World Trade Organization:

Progress in Agricultural Trade Negotiations May Be Slow

T-NSIAD-00-122: Published: Mar 7, 2000. Publicly Released: Mar 7, 2000.

Additional Materials:


Benjamin F. Nelson
(202) 512-3000


Office of Public Affairs
(202) 512-4800

Pursuant to a congressional request, GAO discussed the negotiations on agricultural trade being conducted by the World Trade Organization (WTO), focusing on: (1) U.S. and other countries' objectives in the agricultural trade negotiations; (2) progress achieved during the 1999 WTO Seattle ministerial conference; and (3) prospects for future negotiations.

GAO noted that: (1) WTO member countries intended to launch a new round of multilateral trade negotiations covering agriculture and other issues at their biennial Ministerial Conference last December in Seattle, Washington; (2) the principal objectives of the United States and several other agricultural exporting countries for liberalizing agricultural trade included: (a) elimination of export subsidies; (b) a reduction in trade-distorting domestic agricultural support programs; and (c) an increase in market access for agricultural products in member countries; (3) on the other hand, the European Union and other countries opposed any attempt to eliminate export subsidies; (4) trade ministers meeting in Seattle intended to conclude the ministerial conference with a ministerial declaration that would launch a new round and set the agenda for negotiations in each subject area, including agriculture; (5) there is general agreement by conference participants that negotiations on agriculture made the most progress of any area at the Seattle conference; (6) countries had moved closer to reaching consensus on many of the issues to be addressed and on the timeframes for completing agricultural negotiations in a new round; (7) however, this progress was essentially lost when countries could not reach consensus on an agriculture text, and the conference was adjourned without launching a new round or issuing a ministerial declaration; (8) despite the impasse in Seattle, agricultural trade negotiations will resume this year in Geneva as mandated by the Uruguay Round Agreement on Agriculture; (9) however, it is unlikely that these talks will meet U.S. objectives for liberalizing agricultural trade any time soon, for several reasons; (10) the failure to issue a ministerial declaration may make it difficult for negotiators in Geneva to build on the progress made in Seattle; (11) there is some concern whether countries will be willing to make concessions on agriculture without trade-offs in other areas, as would have been the case in a trade round with a broader negotiating agenda; (12) not much progress should be expected this year, since groundwork must be laid before substantive negotiations can begin; and (13) for example, WTO members have yet to submit proposals as to what should be on the negotiating agenda for agriculture.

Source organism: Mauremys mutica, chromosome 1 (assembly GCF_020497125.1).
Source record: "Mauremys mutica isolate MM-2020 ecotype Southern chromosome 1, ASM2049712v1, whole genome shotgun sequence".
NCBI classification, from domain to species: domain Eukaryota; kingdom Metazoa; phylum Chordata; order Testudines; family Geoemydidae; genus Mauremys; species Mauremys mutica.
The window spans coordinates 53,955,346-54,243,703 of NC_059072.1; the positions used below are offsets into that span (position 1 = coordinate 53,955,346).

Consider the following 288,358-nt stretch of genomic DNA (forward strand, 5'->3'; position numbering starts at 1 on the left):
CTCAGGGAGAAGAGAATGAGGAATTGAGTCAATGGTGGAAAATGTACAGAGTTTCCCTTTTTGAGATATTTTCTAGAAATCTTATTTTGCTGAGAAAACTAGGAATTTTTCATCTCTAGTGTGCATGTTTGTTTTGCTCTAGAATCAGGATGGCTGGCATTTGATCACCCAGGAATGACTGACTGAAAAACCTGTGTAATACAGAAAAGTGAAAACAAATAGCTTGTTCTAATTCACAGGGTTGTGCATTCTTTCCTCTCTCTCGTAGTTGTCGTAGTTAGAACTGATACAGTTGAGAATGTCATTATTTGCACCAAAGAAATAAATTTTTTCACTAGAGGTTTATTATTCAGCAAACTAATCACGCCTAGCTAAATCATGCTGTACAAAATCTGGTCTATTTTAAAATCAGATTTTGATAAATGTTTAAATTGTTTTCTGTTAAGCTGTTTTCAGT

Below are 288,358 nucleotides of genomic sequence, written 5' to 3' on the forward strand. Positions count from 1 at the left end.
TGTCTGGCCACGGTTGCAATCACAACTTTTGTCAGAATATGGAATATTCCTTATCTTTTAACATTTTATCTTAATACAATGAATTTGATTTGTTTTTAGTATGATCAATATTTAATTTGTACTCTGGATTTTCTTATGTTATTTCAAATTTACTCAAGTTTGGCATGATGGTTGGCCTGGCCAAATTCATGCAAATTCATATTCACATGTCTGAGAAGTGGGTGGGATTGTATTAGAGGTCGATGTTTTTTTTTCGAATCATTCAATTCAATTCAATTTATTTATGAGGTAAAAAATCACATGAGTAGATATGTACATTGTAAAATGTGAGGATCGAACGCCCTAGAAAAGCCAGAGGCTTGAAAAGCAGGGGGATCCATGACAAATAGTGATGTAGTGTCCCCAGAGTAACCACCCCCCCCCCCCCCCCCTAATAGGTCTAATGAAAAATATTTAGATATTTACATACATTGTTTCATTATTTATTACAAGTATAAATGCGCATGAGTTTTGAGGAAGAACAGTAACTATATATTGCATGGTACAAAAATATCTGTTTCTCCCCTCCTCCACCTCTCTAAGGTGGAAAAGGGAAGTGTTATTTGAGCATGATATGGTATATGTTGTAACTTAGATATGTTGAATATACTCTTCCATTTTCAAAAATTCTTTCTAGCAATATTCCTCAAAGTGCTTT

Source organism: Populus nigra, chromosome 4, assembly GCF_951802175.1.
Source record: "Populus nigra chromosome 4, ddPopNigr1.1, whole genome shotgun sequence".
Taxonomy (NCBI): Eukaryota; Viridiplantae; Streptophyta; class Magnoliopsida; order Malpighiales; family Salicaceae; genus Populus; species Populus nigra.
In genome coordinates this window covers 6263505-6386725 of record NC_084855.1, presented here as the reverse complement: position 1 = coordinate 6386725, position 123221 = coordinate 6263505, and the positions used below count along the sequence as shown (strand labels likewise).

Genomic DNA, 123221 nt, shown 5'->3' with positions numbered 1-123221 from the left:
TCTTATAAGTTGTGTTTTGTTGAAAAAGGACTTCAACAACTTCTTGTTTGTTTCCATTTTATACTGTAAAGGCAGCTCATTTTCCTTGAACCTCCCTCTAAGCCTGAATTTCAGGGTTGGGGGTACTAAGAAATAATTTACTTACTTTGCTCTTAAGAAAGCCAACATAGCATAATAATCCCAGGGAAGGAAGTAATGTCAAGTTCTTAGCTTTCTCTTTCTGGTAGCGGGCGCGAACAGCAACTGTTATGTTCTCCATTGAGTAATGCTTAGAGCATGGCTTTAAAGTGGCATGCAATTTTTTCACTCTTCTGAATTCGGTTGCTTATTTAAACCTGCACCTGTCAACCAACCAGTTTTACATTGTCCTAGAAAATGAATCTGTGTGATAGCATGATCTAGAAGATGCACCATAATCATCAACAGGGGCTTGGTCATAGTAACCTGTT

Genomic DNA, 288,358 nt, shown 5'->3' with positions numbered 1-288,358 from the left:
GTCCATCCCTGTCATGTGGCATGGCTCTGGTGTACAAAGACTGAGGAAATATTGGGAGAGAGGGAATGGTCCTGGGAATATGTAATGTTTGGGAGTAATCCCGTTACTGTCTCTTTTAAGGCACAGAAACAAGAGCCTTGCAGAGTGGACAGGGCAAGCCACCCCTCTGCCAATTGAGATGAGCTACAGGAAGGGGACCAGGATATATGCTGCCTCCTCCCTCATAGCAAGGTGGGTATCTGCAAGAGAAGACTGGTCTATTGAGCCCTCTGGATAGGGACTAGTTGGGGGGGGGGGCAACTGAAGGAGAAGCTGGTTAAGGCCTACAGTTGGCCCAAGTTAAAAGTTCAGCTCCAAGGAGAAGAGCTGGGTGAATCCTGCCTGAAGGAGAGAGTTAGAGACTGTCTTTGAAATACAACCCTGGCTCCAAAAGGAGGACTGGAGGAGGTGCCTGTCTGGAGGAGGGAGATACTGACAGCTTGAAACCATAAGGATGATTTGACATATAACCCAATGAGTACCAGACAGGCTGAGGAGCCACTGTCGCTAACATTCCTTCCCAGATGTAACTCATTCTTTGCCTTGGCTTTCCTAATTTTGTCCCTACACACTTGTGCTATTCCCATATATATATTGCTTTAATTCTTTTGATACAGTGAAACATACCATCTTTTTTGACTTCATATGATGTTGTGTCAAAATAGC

Nov 19, 2020

Nov 9, 2020

Oct 27, 2020

Oct 2, 2020

Sep 22, 2020

Sep 15, 2020

Sep 14, 2020

Aug 27, 2020

Jul 28, 2020

Looking for more? Browse all our products here